WATCH: Australian cricket star Phillip Hughes died from a catastrophic head injury after being hit by a ball two days ago. As Stuart Greer explains, the loss of a young athlete, in the prime of his career, has many thinking about safety in professional sport.
SYDNEY, Australia – Test batsman Phillip Hughes died in a Sydney hospital on Thursday, two days after being struck in the head by a cricket ball during a domestic first-class match. He was 25.
“It is my sad duty to inform you that a short time ago Phillip Hughes passed away,” Australian team doctor Peter Brukner said in a statement. “He never regained consciousness following his injury on Tuesday.”
Brukner said Hughes was not in pain before he died, and was surrounded by family and close friends.
“As a cricket community we mourn his loss and extend our deepest sympathies to Phillip’s family and friends at this incredibly sad time,” Brukner said.
Messages of support poured in from all around the world since Hughes collapsed after being hit behind the left ear after mis-timing a shot to a short-pitch delivery while batting for South Australia against New South Wales in a Sheffield Shield match on Tuesday. He underwent emergency surgery at nearby St. Vincent’s Hospital and remained in a critical condition in an induced coma.
Australia captain Michael Clarke was among the dozens of teammates, former teammates and cricket officials who visited hospital in the following days.
Deaths are rare in cricket, although Hughes is the second player in two years to sustain a fatal blow.
Darryn Randall, who was 32 and a former first-class player in South Africa, was killed after being struck on the side of the head during a Border Cricket Board Premier League match in the Eastern Cape last year.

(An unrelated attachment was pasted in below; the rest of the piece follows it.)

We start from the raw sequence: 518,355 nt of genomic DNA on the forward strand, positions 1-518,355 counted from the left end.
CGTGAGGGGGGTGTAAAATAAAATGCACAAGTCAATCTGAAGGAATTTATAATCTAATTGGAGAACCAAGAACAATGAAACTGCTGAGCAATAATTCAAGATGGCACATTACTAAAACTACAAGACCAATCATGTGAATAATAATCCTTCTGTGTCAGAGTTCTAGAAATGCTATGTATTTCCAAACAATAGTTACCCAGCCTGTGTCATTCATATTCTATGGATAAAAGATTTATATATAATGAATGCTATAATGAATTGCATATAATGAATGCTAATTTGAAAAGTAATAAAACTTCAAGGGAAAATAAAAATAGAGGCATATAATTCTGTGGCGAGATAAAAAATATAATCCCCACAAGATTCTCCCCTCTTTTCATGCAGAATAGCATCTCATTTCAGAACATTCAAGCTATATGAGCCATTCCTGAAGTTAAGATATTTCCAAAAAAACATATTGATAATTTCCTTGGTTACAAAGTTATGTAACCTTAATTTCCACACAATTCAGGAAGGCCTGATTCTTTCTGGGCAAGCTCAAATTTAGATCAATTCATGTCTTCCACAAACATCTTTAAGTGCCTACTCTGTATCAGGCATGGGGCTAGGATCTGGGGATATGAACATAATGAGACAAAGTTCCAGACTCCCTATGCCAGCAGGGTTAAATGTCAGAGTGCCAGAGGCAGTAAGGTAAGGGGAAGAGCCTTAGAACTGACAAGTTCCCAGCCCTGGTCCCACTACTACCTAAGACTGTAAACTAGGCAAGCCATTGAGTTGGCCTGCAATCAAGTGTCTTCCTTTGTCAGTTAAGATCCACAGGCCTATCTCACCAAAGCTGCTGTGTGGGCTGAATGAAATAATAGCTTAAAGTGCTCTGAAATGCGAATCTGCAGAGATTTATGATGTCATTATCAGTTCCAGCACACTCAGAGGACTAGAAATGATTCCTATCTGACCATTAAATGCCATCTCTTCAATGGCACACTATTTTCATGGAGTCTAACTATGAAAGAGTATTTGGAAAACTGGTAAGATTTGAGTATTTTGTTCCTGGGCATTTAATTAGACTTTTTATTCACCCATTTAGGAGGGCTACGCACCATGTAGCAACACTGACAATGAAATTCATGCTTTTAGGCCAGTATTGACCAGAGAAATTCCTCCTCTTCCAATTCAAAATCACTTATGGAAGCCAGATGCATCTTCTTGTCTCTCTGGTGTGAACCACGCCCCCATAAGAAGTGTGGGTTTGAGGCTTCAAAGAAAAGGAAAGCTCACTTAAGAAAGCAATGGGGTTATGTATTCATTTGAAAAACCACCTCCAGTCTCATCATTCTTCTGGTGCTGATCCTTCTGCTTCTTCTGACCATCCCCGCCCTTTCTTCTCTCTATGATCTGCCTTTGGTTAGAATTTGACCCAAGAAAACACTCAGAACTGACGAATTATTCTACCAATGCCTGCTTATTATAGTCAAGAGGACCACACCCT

Images of Hughes collapsing face first at the Sydney Cricket Ground were broadcast almost instantly across Australia on Tuesday, when satellite TV trucks and dozens of news crews started reporting regular updates on his condition from outside the hospital.
Hughes played 26 test matches for Australia after making his debut 2009, but was not able to earn a regular spot in the starting lineup.
The injury sparked debate about short-pitch bowling in the game, the level of protection offered by helmets that first came into common use at the test level in the late 1970s, and the seemingly slow reaction time of the ambulance service as Hughes was treated on the field.
Bouncers, where a fast bowler aims to push the batsman back toward the stumps with a ball that lands halfway down the pitch and rears up above chest or head height, are still a regular and acceptable part of the game.
The International Cricket Council revised its laws on short-pitch bowling in the early 1990s, putting restrictions on the number of short-pitch balls allowed per over to stamp out bowlers merely using the delivery to intimidate batsmen.